Anyway: it all started with the phrase "chocolate boy," and how it always makes me giggle. I think the context was Imran Khan's recent interviews about he doesn't want to be labeled a chocolate boy. (Of course not; nobody ever does). In explaining the term to someone unfamiliar with it, I believe I called Twilight heartthrob Robert Pattinson a chocolate boy, and discovered it's actually a fairly useful description!
Then last night, as I was reading Mihir Bose's Bollywood: A History, I got to the early days of Ashok Kumar, who I always associate with his roles from the '50s onward -- up to, say, Jewel Thief -- when he was older, burlier, and more ruggedly handsome. Nonetheless, according to Bose, critics of his youthful debut role in Jeevan Naya "had called him a 'chocolate hero.' " (p. 113)
Since Bose also refers to Ashok as "the Hindi screen's first matinee idol" (p. 112), it made me wonder how much farther back this chocolate hero/chocolate boy thing goes. (The two phrases seem to be used interchangeably, even in the recent blurbs about Imran). Was Ashok the first chocolate boy of Hindi cinema?
A Google search was not, needless to say, particularly helpful, but it did bring up some amusing thumbnails. Like this one, from a list of WordPress tags about Omkara, that most chocolate-boyish of films: "The earliest record of it can be found in Vedic texts..." Sadly, I don't think they mean that the earliest record of the phrase "chocolate boy" can be found in Vedic texts.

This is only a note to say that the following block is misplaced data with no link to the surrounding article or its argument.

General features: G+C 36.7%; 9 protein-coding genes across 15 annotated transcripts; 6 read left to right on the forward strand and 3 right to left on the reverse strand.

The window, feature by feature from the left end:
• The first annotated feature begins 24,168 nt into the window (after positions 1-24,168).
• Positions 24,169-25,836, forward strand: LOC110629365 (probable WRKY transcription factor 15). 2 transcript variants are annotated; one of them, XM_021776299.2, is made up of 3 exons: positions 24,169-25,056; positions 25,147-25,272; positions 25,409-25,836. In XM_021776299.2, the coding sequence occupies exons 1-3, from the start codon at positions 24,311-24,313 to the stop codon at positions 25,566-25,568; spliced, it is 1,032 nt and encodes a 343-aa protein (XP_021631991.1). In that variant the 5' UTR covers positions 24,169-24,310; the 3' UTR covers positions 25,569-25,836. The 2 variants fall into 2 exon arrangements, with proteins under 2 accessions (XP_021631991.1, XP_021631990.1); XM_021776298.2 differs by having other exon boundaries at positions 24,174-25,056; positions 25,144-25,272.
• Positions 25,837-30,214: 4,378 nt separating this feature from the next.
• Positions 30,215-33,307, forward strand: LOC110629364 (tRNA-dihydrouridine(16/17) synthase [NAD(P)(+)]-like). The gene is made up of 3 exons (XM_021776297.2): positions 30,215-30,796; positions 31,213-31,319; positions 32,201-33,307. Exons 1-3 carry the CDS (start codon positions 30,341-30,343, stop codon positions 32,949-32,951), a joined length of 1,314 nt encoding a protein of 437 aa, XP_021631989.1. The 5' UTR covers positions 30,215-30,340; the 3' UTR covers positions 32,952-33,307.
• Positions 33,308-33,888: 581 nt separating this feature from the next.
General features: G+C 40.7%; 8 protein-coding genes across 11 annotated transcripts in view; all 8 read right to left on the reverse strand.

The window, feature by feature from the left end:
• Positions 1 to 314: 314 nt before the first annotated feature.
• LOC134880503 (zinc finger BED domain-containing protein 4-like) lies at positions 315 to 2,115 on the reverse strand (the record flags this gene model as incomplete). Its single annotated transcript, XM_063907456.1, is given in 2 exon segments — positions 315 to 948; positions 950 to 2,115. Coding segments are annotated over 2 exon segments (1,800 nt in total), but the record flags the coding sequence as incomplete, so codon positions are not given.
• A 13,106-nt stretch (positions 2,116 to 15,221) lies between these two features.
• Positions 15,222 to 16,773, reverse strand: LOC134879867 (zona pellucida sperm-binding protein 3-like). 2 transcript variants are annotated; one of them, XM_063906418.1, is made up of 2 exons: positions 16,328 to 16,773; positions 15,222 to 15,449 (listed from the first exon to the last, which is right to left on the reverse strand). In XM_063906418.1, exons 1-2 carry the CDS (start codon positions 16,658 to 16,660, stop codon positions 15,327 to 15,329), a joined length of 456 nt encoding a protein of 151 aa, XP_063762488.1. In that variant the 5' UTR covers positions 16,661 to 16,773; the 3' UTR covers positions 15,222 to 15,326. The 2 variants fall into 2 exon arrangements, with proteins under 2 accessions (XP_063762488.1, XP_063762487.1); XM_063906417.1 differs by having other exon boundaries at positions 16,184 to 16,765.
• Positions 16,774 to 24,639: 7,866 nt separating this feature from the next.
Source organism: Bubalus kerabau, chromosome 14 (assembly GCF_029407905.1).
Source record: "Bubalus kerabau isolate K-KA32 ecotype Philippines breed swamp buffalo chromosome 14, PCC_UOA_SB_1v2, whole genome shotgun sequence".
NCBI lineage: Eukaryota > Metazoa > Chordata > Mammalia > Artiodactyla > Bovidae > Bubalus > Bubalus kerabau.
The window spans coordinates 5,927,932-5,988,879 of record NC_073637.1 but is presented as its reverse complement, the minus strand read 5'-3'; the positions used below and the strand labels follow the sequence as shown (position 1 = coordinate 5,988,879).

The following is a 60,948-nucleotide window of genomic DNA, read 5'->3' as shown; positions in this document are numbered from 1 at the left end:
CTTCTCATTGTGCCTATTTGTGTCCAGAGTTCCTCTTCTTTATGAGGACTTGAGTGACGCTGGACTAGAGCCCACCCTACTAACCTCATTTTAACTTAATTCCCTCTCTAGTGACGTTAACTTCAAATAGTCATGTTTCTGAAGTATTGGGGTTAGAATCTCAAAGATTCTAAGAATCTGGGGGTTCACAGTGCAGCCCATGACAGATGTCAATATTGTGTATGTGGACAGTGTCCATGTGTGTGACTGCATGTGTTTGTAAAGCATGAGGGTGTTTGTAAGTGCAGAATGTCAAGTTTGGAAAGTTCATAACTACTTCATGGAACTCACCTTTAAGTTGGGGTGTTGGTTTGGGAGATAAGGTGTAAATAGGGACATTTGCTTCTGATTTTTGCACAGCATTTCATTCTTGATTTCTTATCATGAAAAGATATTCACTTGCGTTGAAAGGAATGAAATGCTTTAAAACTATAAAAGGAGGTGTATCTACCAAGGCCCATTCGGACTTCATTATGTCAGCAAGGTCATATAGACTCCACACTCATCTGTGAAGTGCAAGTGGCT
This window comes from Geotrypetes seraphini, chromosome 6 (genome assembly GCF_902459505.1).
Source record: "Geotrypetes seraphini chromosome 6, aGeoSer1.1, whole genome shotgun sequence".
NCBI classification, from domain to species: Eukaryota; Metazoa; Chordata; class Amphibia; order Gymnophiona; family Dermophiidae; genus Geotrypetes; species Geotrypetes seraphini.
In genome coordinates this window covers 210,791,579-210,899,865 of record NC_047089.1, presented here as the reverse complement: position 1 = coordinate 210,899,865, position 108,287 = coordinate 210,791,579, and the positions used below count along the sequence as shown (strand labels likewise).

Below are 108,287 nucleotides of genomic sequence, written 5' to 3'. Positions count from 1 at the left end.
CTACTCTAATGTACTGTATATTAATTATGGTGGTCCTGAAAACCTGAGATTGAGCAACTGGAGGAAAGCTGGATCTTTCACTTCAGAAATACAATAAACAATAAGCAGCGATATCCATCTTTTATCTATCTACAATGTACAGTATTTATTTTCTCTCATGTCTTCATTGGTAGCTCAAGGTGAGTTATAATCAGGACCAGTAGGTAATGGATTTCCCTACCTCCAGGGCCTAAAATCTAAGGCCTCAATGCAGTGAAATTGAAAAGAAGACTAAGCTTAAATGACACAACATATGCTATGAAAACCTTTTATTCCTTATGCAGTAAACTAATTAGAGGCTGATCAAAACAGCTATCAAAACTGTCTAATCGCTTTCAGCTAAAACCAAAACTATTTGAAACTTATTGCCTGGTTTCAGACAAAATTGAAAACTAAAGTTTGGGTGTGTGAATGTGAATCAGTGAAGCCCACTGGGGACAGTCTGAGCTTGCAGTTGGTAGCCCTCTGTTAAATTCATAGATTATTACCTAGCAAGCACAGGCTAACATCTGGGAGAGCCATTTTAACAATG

Another random hit brought me to a blog called The Bioscope, which is dedicated to silent films and their technology. I started scrolling through the recent entries, and discovered a post about Prakash Traveling Cinema, a short film directed by Megha B. Lakhani. It's a documentary about a pair of friends who run a 100-year-old hand-cranked film projector on a pushcart, showing clips of Bollywood movies they've edited together themselves.
You can watch it on YouTube (and I highly recommend it):
Prakash Traveling Cinema Part One
Prakash Traveling Cinema Part Two
This was a fascinating diversion, not least because this is a job my husband is eminently qualified to do. He could edit the film stock and run the projector, and I could do the huckstering! Before I drifted off for more coffee, it occurred to me: what even brought me this direction? Well, the site was posting excerpts from a 1912 book called How to Run a Picture Theatre, and referred to Chocolate Sellers (a.k.a. chocolate boys) during a discussion of the basic staff needed to operate a silent film theater.
None of this helped me unseat Ashok from the position of Original Chocolate Hero, but it's all been interesting!
Nonetheless, if anyone's seen reference to a chocolate hero or chocolate boy in Indian cinema prior to 1936 (or knows where I can get a copy of Devdas!), feel free to drop me a note.